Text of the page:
ONE STATE’S TREE IS ANOTHER STATE’S PEST
Long before the Virginia Supreme Court’s decision in Fancher v. Fagella, a little-noticed New Mexico decision grappled with the problems caused by cottonwood trees. Cottonwoods can be majestic, and they were welcome enough to the tired and thirsty pioneers that the cottonwood became the state tree of Kansas. But at the same time, there are some arborists (and more than a few homeowners) who label them as dangerous, messy and a tree that should “be removed from most residential property.”
Mr. Fox had a cottonwood tree he loved dearly. His neighbors didn’t fall into the same category, however. They hated the constantly shedding tree with the invasive and prolific root system. Like the banyan tree in Whitesell v. Houlton, there was a lot about Mr. Fox’s cottonwood not to like.
I have often mentioned the time-honored legal maxim that “hard cases make bad law.” It bears repeating here. Like the Whitesell v. Houlton banyan tree, Mr. Fox’s cottonwood generated sufficient horror stories in the trial transcript to explain the trial court’s decision that Mr. Fox’s tree had to go. A more level-headed weighing of the competing property and societal interests was undertaken by the Court of Appeals.
None of that changed the outcome for Mr. Fox. He had to pay damages, and Abbinetts were free to hack away at the tree’s root system to the full extent of the Massachusetts Rule. But for those of us who admire the process, the Court of Appeals’ thoughtful opinion was a breath of fresh air.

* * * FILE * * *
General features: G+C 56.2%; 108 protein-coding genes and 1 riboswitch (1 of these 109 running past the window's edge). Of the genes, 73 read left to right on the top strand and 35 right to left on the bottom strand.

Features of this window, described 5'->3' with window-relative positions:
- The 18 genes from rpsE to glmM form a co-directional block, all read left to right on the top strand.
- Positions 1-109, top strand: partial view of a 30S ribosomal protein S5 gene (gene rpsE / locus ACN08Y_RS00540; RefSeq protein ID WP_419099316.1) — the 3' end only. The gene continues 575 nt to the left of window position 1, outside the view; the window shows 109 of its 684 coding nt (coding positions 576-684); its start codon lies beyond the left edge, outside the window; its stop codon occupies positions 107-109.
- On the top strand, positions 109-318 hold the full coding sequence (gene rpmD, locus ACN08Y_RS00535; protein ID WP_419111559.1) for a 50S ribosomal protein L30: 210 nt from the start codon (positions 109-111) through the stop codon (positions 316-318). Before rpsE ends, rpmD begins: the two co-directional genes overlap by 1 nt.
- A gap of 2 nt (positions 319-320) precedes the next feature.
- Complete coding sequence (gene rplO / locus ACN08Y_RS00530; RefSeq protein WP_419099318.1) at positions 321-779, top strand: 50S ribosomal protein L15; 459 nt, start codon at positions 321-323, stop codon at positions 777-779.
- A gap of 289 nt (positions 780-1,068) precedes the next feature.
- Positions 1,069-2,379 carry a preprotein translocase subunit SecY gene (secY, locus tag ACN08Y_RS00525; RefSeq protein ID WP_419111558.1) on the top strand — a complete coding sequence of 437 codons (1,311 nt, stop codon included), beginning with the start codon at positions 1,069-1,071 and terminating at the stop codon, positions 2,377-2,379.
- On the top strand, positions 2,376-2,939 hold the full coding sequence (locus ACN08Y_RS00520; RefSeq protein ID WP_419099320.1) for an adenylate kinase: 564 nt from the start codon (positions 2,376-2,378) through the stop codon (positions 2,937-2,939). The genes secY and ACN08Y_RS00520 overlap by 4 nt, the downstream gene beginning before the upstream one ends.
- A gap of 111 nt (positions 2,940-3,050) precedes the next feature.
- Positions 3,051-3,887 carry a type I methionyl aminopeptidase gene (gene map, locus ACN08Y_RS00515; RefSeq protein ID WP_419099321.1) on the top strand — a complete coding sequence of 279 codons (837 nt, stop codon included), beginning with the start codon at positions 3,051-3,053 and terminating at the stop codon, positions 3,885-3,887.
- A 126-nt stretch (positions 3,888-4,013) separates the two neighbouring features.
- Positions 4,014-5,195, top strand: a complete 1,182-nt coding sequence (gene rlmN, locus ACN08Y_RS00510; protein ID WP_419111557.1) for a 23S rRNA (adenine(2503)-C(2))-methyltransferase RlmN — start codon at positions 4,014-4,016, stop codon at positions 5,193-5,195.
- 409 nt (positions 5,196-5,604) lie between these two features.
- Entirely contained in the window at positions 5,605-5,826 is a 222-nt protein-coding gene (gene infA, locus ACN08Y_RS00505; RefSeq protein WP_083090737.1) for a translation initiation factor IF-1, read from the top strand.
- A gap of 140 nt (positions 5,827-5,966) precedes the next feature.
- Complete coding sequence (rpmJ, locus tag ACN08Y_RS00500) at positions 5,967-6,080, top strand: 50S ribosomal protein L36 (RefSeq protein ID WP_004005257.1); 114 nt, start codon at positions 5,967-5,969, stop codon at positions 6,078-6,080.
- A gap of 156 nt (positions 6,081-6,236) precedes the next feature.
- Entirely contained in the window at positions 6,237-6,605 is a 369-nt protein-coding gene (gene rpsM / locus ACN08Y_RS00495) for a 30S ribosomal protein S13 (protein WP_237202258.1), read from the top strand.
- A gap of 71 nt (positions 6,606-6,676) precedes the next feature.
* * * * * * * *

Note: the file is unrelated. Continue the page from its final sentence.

Abbinett v. Fox, 103 N.M. 80, 703 P.2d 177 (Ct.App. N.M. 1985). The Abbinetts and Fox formerly owned adjoining residences in Albuquerque. The Abbinetts sued, alleging that while Fox owned his place, roots from a large cottonwood tree on his property encroached onto their land and damaged a patio slab, cracked the sides of a swimming pool, broke a block wall and a portion of the foundation of their house, and clogged a sprinkler system.
The Abbinetts asked for an injunction against Fox. The trial court found against Fox for $2,500, but denied injunctive relief to force Fox to remove the tree roots. Instead, the Court entered an order authorizing the Abbinetts to utilize self-help to destroy or block the roots of the cottonwood trees from encroaching on their land. The Foxes appealed the decision.
Held: The New Mexico Court of Appeals grappled for the first time with the Massachusetts Rule, the Hawaii Rule and the Smith v. Holt-era Virginia Rule. Instead, it adopted a modification of all of these, finding that when overhanging branches or protruding roots of plants actually cause – or there is imminent danger of them causing – “sensible harm” to property other than plant life, the damaged or endangered neighbor may require owner of the tree to pay for damages and to cut back the endangering branches or roots. Such “sensible harm” has to be something more than merely casting shade or dropping leaves, flowers or fruit. In so doing, the New Mexico Court anticipated the Virginia Supreme Court’s Fancher v. Fagella holding by about 22 years.
The New Mexico Court also opined that it is duty of a landowner to use his property in a reasonable manner so as not to cause injury to adjoining property. This is the Hawaii Rule. And the landowner who suffers encroachment from the tree of another may — but is not required to — “abate it without resort to legal proceedings provided he can do so without causing breach of peace.” This, of course, is the heart of the Massachusetts Rule. The New Mexico Court called all of these holdings a “modified Virginia Rule,” as indeed it was.
The Court held that a trial court may grant both damages for already incurred injuries and injunctive relief to prevent future harm, where there is showing of irreparable injury for which there is no adequate remedy at law.
– Tom Root